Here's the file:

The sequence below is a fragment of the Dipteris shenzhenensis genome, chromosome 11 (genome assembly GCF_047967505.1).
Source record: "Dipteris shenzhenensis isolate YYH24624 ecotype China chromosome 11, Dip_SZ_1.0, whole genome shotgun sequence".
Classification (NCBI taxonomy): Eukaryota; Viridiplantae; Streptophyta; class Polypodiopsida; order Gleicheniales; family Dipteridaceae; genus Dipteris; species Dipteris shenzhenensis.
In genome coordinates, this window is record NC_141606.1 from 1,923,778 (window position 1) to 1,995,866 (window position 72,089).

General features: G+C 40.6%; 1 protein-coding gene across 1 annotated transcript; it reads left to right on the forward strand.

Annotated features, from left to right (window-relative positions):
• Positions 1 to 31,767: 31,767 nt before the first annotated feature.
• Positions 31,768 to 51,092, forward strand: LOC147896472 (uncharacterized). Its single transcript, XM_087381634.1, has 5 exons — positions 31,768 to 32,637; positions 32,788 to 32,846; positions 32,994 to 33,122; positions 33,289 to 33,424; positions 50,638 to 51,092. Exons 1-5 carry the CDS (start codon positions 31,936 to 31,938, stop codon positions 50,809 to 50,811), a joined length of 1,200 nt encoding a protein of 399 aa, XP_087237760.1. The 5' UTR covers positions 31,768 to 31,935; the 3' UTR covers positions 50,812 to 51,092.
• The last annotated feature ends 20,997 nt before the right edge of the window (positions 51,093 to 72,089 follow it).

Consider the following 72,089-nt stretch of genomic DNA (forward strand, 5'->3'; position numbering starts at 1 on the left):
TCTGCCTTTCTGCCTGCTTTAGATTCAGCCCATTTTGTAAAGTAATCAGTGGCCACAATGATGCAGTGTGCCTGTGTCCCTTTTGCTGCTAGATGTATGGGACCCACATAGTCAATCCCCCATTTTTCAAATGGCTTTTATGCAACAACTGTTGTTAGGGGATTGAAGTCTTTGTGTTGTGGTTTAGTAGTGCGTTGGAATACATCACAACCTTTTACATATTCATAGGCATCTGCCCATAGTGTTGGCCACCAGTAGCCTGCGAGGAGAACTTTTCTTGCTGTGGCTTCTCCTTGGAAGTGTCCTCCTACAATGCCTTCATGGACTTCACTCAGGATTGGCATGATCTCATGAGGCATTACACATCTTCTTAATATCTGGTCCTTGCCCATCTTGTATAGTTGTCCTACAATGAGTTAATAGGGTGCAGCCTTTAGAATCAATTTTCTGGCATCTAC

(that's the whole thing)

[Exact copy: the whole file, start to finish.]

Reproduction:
The sequence below is a fragment of the Dipteris shenzhenensis genome, chromosome 11 (genome assembly GCF_047967505.1).
Source record: "Dipteris shenzhenensis isolate YYH24624 ecotype China chromosome 11, Dip_SZ_1.0, whole genome shotgun sequence".
Classification (NCBI taxonomy): Eukaryota; Viridiplantae; Streptophyta; class Polypodiopsida; order Gleicheniales; family Dipteridaceae; genus Dipteris; species Dipteris shenzhenensis.
In genome coordinates, this window is record NC_141606.1 from 1,923,778 (window position 1) to 1,995,866 (window position 72,089).

General features: G+C 40.6%; 1 protein-coding gene across 1 annotated transcript; it reads left to right on the forward strand.

Annotated features, from left to right (window-relative positions):
• Positions 1 to 31,767: 31,767 nt before the first annotated feature.
• Positions 31,768 to 51,092, forward strand: LOC147896472 (uncharacterized). Its single transcript, XM_087381634.1, has 5 exons — positions 31,768 to 32,637; positions 32,788 to 32,846; positions 32,994 to 33,122; positions 33,289 to 33,424; positions 50,638 to 51,092. Exons 1-5 carry the CDS (start codon positions 31,936 to 31,938, stop codon positions 50,809 to 50,811), a joined length of 1,200 nt encoding a protein of 399 aa, XP_087237760.1. The 5' UTR covers positions 31,768 to 31,935; the 3' UTR covers positions 50,812 to 51,092.
• The last annotated feature ends 20,997 nt before the right edge of the window (positions 51,093 to 72,089 follow it).

Consider the following 72,089-nt stretch of genomic DNA (forward strand, 5'->3'; position numbering starts at 1 on the left):
TCTGCCTTTCTGCCTGCTTTAGATTCAGCCCATTTTGTAAAGTAATCAGTGGCCACAATGATGCAGTGTGCCTGTGTCCCTTTTGCTGCTAGATGTATGGGACCCACATAGTCAATCCCCCATTTTTCAAATGGCTTTTATGCAACAACTGTTGTTAGGGGATTGAAGTCTTTGTGTTGTGGTTTAGTAGTGCGTTGGAATACATCACAACCTTTTACATATTCATAGGCATCTGCCCATAGTGTTGGCCACCAGTAGCCTGCGAGGAGAACTTTTCTTGCTGTGGCTTCTCCTTGGAAGTGTCCTCCTACAATGCCTTCATGGACTTCACTCAGGATTGGCATGATCTCATGAGGCATTACACATCTTCTTAATATCTGGTCCTTGCCCATCTTGTATAGTTGTCCTACAATGAGTTAATAGGGTGCAGCCTTTAGAATCAATTTTCTGGCATCTAC